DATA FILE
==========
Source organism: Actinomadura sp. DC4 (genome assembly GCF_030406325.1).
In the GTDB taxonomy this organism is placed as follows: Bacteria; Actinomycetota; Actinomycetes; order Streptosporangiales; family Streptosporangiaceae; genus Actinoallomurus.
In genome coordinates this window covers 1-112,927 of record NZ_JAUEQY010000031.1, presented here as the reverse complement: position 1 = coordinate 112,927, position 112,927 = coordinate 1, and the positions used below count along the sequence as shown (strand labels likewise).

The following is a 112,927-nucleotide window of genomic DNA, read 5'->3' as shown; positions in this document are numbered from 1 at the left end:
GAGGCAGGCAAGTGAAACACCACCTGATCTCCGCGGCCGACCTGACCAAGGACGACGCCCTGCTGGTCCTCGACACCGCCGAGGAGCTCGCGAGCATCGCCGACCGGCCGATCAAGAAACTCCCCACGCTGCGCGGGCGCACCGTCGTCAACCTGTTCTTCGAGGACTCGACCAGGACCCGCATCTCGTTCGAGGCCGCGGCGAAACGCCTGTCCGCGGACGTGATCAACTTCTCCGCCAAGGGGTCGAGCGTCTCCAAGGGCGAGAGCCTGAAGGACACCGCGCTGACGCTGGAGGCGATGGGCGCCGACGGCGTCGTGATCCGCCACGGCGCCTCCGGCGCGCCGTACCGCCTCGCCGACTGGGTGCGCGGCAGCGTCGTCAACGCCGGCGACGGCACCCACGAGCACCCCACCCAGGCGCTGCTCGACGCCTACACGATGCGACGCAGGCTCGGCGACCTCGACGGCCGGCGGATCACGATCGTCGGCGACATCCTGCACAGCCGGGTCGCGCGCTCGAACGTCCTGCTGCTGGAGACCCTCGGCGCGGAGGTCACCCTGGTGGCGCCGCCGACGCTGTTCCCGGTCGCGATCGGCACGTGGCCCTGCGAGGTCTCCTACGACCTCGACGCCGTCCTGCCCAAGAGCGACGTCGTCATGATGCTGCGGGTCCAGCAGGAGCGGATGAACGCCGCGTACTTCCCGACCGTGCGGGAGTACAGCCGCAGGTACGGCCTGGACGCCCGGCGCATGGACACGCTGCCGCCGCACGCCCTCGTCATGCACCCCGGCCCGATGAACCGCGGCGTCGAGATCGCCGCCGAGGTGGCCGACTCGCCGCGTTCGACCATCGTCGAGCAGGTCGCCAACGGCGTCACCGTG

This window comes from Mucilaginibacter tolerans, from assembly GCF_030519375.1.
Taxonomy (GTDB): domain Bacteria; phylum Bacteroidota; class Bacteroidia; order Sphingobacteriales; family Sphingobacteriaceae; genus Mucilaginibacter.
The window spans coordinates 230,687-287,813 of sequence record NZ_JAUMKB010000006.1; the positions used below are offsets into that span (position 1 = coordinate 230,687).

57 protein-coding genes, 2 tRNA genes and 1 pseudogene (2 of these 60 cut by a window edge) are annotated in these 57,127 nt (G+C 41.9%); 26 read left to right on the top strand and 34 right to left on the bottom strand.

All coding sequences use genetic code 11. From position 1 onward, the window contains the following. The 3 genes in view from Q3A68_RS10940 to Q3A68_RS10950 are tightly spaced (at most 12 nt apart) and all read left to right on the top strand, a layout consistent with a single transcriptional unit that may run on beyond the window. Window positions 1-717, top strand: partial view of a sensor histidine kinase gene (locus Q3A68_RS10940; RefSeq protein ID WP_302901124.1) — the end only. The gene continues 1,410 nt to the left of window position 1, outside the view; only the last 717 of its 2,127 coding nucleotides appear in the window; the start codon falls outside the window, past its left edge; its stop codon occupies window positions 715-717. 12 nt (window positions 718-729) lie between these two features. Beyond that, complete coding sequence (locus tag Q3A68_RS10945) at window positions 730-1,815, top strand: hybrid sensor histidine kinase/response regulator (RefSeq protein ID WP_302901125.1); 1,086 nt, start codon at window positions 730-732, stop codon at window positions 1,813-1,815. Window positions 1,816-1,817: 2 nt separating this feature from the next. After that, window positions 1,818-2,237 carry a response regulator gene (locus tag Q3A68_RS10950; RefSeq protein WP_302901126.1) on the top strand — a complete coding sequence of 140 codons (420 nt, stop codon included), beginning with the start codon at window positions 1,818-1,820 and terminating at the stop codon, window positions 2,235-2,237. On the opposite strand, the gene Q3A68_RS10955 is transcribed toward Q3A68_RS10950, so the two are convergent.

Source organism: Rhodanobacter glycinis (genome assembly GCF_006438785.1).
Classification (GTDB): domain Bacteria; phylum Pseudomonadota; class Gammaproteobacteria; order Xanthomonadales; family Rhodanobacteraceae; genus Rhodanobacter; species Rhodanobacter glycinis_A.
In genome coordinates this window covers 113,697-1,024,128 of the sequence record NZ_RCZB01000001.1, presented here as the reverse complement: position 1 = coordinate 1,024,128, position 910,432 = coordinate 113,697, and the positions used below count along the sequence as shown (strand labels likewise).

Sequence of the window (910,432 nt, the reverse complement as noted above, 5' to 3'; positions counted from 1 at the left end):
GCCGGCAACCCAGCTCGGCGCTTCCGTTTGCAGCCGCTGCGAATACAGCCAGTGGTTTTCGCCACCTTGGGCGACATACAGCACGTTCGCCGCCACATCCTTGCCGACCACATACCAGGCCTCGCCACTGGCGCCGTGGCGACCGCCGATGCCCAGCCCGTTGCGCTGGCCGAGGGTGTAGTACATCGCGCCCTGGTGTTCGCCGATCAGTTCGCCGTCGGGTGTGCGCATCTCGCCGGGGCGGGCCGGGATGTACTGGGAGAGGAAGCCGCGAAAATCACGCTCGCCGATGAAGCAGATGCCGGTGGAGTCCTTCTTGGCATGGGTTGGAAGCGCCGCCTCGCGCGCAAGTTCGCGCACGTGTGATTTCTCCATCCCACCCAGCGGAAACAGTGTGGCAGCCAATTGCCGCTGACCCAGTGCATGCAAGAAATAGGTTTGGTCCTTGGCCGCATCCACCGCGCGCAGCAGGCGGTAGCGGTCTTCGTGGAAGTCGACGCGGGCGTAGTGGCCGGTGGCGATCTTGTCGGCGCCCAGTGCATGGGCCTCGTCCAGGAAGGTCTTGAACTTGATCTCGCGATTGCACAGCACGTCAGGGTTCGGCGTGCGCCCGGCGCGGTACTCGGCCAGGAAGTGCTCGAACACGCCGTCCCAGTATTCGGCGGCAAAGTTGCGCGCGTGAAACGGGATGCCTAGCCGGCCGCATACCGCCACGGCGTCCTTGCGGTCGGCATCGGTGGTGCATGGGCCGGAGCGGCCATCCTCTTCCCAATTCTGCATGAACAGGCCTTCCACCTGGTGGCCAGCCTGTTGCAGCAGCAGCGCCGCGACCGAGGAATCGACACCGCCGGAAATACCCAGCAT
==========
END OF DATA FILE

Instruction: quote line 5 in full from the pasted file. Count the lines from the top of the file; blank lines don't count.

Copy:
GAGGCAGGCAAGTGAAACACCACCTGATCTCCGCGGCCGACCTGACCAAGGACGACGCCCTGCTGGTCCTCGACACCGCCGAGGAGCTCGCGAGCATCGCCGACCGGCCGATCAAGAAACTCCCCACGCTGCGCGGGCGCACCGTCGTCAACCTGTTCTTCGAGGACTCGACCAGGACCCGCATCTCGTTCGAGGCCGCGGCGAAACGCCTGTCCGCGGACGTGATCAACTTCTCCGCCAAGGGGTCGAGCGTCTCCAAGGGCGAGAGCCTGAAGGACACCGCGCTGACGCTGGAGGCGATGGGCGCCGACGGCGTCGTGATCCGCCACGGCGCCTCCGGCGCGCCGTACCGCCTCGCCGACTGGGTGCGCGGCAGCGTCGTCAACGCCGGCGACGGCACCCACGAGCACCCCACCCAGGCGCTGCTCGACGCCTACACGATGCGACGCAGGCTCGGCGACCTCGACGGCCGGCGGATCACGATCGTCGGCGACATCCTGCACAGCCGGGTCGCGCGCTCGAACGTCCTGCTGCTGGAGACCCTCGGCGCGGAGGTCACCCTGGTGGCGCCGCCGACGCTGTTCCCGGTCGCGATCGGCACGTGGCCCTGCGAGGTCTCCTACGACCTCGACGCCGTCCTGCCCAAGAGCGACGTCGTCATGATGCTGCGGGTCCAGCAGGAGCGGATGAACGCCGCGTACTTCCCGACCGTGCGGGAGTACAGCCGCAGGTACGGCCTGGACGCCCGGCGCATGGACACGCTGCCGCCGCACGCCCTCGTCATGCACCCCGGCCCGATGAACCGCGGCGTCGAGATCGCCGCCGAGGTGGCCGACTCGCCGCGTTCGACCATCGTCGAGCAGGTCGCCAACGGCGTCACCGTG